As for our experience at this year's trance dance Ganpati, what can we say? To dance under a full moon on one of Mumbai's main thoroughfares to the beat of mesmerising drums, with young people of all faiths, was a rare treat. Or as Bhujwala succinctly remarked, "Fun became."
Close, but no cigar
He may be a connoisseur of fine wine and a cigar aficionado but make no mistake about it, Rajiv Kaul, president, The Leela Palaces, Hotels and Resorts, is above all a thoughtful husband.
The seasoned hotelier, who adorns the cover of a leading food and wine glossy this month, is said to have declined from posing with a prime Cuban between his lips for the sake of his wife Ruchi, who is trying her best to make him give up the habit," says Farzana Contractor, who photographed and interviewed the cover subject.
"He makes for a perfect cover boy. Not the hunk variety but the dignified handsome kind. He has all the elements of a perfect hotelier. But then he has had a great run - starting with the Oberoi Hotels and ending with The Leela, with Taj thrown in for good measure." Indeed.
Kings of click
They are easily the most celebrated photographers in the country, having cornered the prime rib of the heftiest campaign and assignment photography over the decades. And Shantanu Sheorey, Tarun Khiwal, Hardev Singh, Dinesh Khanna, Siddharth Mishra, Mahesh Bhatt, Ashish Chawla, Sudhir Ramachandran and Samar Jodha found themselves serendipitously in the Capital this week (photographers are notoriously peripatetic and fly by night).
(Standing left to right) Shantanu Sheorey, Tarun Khiwal, Hardev Singh, Dinesh Khanna, Siddharth Mishra, Mahesh Bhatt and Ashish Chawla; (sitting left to right) Sudhir Ramachandran and Samar Jodha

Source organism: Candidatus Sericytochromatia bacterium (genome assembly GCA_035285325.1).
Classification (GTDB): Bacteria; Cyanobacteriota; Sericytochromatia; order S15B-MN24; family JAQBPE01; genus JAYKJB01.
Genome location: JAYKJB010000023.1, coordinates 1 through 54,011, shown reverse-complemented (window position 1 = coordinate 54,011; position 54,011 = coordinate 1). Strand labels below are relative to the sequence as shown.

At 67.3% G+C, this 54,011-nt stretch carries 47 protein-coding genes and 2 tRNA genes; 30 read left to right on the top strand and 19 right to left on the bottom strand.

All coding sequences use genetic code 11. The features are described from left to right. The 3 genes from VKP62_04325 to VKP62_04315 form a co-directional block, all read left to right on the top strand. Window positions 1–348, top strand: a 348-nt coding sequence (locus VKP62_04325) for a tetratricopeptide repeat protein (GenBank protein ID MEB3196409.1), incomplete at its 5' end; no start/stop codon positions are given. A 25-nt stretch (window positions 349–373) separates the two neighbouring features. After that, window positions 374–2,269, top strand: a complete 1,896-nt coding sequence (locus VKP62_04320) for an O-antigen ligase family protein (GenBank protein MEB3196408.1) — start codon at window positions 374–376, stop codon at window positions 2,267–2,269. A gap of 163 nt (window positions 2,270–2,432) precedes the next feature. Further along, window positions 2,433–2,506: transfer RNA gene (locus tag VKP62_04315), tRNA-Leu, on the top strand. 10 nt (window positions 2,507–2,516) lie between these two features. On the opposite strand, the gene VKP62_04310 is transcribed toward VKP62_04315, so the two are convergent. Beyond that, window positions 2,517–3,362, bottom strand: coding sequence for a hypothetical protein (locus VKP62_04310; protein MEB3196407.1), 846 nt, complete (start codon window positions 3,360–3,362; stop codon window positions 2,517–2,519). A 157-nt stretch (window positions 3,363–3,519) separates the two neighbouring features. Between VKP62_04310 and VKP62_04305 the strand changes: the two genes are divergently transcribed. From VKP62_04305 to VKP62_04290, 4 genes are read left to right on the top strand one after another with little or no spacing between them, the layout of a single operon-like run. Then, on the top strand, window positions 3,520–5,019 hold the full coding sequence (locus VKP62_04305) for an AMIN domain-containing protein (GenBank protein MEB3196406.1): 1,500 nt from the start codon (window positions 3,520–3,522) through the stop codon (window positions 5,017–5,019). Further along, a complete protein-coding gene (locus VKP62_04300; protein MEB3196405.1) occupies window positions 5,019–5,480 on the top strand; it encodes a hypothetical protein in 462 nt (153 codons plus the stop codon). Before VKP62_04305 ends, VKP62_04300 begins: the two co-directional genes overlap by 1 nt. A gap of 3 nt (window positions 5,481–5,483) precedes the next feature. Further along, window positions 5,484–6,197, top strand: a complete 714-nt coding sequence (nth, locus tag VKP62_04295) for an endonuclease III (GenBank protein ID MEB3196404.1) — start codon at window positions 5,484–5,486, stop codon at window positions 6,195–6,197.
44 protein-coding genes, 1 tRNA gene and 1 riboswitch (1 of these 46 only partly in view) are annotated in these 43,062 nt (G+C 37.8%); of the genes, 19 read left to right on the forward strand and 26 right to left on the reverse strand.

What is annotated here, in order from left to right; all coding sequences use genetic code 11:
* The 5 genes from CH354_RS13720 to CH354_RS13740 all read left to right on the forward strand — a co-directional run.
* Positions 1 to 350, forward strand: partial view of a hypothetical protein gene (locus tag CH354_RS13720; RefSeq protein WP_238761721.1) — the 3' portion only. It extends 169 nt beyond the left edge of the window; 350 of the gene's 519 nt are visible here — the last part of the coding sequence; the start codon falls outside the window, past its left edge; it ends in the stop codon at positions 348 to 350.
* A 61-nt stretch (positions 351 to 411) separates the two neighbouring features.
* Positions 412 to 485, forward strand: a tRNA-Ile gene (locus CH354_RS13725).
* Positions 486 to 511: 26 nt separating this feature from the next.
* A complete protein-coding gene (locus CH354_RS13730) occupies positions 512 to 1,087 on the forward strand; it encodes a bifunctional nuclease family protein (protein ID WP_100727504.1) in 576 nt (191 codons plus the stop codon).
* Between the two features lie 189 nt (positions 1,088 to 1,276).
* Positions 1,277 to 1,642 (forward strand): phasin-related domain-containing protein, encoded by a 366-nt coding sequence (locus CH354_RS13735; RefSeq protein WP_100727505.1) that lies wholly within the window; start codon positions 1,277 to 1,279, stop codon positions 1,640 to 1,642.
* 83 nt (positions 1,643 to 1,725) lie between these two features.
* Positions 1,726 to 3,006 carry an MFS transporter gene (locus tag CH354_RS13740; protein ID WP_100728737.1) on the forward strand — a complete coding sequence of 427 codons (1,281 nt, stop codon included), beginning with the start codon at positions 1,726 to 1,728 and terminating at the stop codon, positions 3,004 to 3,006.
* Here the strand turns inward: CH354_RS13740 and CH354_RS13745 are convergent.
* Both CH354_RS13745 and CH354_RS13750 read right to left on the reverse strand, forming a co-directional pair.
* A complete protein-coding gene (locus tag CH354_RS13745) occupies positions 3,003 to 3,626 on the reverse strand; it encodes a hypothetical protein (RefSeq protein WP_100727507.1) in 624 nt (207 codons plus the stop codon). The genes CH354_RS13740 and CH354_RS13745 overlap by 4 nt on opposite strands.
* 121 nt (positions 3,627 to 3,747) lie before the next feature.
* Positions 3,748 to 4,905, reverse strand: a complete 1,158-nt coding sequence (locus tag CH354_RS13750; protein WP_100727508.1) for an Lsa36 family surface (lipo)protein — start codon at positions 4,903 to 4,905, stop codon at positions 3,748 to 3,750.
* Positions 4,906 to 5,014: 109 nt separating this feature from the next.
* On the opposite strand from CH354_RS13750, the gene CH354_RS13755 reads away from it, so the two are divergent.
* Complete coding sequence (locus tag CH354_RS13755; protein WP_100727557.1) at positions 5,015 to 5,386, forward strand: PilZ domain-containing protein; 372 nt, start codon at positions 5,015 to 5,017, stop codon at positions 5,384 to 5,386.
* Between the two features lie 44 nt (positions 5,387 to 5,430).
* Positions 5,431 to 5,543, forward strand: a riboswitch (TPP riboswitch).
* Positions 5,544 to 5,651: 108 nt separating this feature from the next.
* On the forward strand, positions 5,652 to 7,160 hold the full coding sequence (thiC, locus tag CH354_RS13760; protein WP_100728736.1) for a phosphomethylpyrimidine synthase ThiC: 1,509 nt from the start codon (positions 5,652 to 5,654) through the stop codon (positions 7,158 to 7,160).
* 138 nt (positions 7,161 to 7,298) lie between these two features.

"Hardev Singh decided to bring everyone together," said ace shutterbug Jodha. "I arrived from Kathmandu en route to Kabul on a public art project kickoff, Sudhir flew in from Bangalore, Shantanu was in town ready to launch The One School Goa, Delhi campus, (professional photography school programme) and Tarun was back from a heavy-duty fashion assignment."
"We mostly talked shop about how digital had nearly killed the industry but demystified photography so much that every one had discovered their inner photographer," he laughs. And the best part? With so many man-hours collectively put in by these renowned award-winning lensmen on heavy-duty expensive cameras, this portrait of them together was shot on an iPhone!
By and large Ganpati celebrations are the last place one would expect to find some corporate networking. However, this week at one such celebration, we were party to some prime brown nosing by a well-known bizman, about his links to a powerful and wealthy biz clan.
What was intriguing is that the bizman, easily amongst the country's billionaire lists, was overheard boasting not so much about his connections to the clan's patriarch, but about spending all his time trying to impress his fellow industrialist bizman links his daughter had to the patriarch's daughter.
That both these girls were in their school-going teens, (and at an age where they'd most likely be mortified at this kind of mention) did not appear to strike him as odd. "Arrey, she does not make a single move without my daughter," boasted the father in a loud booming voice to the embarrassment of all around him. Tech Tch!